There are other causes where the pain does not come from the tailbone itself.

Lumbar spine damage: Damage to the lumbar spine such as irritation to a nerve root can be perceived as tailbone pain when sitting.

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Coccyx fistula: A coccyx fistula, which originates from an inflamed hair root mostly in the gluteal fold, can also be responsible for the symptoms.

Diseases of internal organs: In addition, diseases of internal organs such as the uterus in women can be perceived as tailbone pain when sitting. Also during and after pregnancy, pain in this area is often due to the pressure that the child exerts on the bones from within.

Psychological causes: Even without a physical cause, tailbone pain can be caused by a psychological disorder, for example. Only in extremely rare cases is a threatening cause such as cancer underlying the symptoms.

Are you interested in this topic? Read more on the topic: Coccyx pain- these are the causes

Diagnosis of tailbone pain when sitting

In order to make a diagnosis of tailbone pain while sitting, the doctor will first ask a few specific questions. Among other things, he would like to know exactly where the pain is, when it occurs and how long it lasts. He will also ask about previous injuries, concomitant illnesses and any medication taken. Questions about work and everyday life, especially with regard to frequent sitting as a possible cause of the complaints, are also often asked.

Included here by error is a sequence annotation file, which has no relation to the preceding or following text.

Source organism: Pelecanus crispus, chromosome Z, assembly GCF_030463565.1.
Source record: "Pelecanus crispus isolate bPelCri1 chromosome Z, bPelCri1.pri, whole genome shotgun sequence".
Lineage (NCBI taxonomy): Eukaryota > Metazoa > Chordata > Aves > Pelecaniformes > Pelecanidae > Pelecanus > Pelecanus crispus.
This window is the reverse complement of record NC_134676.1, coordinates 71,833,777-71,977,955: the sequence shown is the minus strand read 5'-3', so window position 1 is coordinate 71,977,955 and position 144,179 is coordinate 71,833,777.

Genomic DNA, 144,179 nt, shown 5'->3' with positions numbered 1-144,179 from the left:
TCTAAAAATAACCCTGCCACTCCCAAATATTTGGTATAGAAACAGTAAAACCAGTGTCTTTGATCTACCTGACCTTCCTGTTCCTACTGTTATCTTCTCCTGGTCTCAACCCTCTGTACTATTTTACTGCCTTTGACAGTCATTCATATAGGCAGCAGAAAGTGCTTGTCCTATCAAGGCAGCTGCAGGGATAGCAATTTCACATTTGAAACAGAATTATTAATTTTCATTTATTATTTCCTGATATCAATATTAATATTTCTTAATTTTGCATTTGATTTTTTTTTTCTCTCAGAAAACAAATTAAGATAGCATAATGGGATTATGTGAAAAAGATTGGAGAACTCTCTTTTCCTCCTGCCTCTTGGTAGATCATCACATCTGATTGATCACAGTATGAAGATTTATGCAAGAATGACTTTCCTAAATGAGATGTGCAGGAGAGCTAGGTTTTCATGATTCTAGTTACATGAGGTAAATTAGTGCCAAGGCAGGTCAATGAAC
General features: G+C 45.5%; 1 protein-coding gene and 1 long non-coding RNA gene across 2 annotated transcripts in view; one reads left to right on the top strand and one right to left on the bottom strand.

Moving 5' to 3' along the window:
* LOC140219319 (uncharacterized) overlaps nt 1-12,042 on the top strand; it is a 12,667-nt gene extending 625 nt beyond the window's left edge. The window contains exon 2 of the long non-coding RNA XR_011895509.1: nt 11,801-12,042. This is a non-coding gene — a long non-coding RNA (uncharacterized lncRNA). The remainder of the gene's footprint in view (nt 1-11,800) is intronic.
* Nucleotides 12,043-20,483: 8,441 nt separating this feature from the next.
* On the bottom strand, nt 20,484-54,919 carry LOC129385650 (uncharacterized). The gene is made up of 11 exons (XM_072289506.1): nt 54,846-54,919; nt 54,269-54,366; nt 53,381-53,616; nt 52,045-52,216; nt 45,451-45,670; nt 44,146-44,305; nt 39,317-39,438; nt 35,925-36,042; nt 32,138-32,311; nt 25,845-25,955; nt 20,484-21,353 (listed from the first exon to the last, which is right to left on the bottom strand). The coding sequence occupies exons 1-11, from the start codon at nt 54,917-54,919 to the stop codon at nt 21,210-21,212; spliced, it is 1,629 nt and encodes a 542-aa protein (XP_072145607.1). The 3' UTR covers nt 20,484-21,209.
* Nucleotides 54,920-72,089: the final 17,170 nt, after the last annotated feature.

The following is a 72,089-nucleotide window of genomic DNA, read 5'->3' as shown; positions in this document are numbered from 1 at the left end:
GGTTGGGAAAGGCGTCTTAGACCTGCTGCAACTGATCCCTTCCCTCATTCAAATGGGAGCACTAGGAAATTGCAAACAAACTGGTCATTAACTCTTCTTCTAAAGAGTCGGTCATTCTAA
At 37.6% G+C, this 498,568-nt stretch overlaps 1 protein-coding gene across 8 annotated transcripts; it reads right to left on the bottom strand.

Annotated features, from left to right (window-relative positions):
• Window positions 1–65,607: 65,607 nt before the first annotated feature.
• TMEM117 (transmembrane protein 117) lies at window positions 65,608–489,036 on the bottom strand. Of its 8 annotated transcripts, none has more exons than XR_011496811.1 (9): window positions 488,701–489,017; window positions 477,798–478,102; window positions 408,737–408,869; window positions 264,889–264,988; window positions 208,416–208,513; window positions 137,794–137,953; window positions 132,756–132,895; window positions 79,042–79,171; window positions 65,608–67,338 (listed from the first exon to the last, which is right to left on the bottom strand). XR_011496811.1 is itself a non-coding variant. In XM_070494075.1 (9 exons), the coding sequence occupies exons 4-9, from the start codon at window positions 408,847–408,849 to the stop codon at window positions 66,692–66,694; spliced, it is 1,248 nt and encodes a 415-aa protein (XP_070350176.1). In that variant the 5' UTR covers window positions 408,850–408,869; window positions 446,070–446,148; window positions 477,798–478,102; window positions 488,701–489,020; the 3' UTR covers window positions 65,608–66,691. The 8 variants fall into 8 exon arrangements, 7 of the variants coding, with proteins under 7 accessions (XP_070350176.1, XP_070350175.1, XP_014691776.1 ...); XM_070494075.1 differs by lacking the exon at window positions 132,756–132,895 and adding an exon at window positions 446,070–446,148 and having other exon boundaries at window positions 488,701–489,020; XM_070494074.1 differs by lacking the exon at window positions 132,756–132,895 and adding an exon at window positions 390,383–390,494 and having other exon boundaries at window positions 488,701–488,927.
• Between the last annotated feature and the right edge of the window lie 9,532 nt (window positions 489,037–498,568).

The next important step in making the diagnosis is the targeted physical examination. By looking, pressing or tapping, the doctor can assess whether the pain really originates from the tailbone or whether there is another source of pain such as the lumbar spine. Pressing the tailbone end with your finger can be informative.

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In most cases, a medical consultation and physical examination are sufficient to make a diagnosis, initiate mostly symptom-oriented therapy and make recommendations. Further diagnostic measures such as imaging are only useful in a few cases. A normal X-ray is usually taken first if, for example, there is a suspicion that the tailbone may be broken. Computed tomography (CT) or magnetic resonance imaging (MRI) is only indicated in exceptional cases in the case of tailbone pain while sitting.

Are you interested in this topic? You can learn more about this in the following article: MRI or CT - what's the difference?

Which doctor treats this?

There are several doctors who can treat tailbone pain while sitting. This depends on the underlying cause. If there is any uncertainty about a possible trigger, a family doctor can be seen first. In many cases, for example after a fall or if there is additional tension, it makes sense to see an orthopedic surgeon.
If pain during intercourse or other gynecological symptoms occur in addition to tailbone pain when sitting, a gynecologist should be consulted. If you experience pain during bowel movements at the same time, it may be useful to consult an internist.

Therapy of tailbone pain when sitting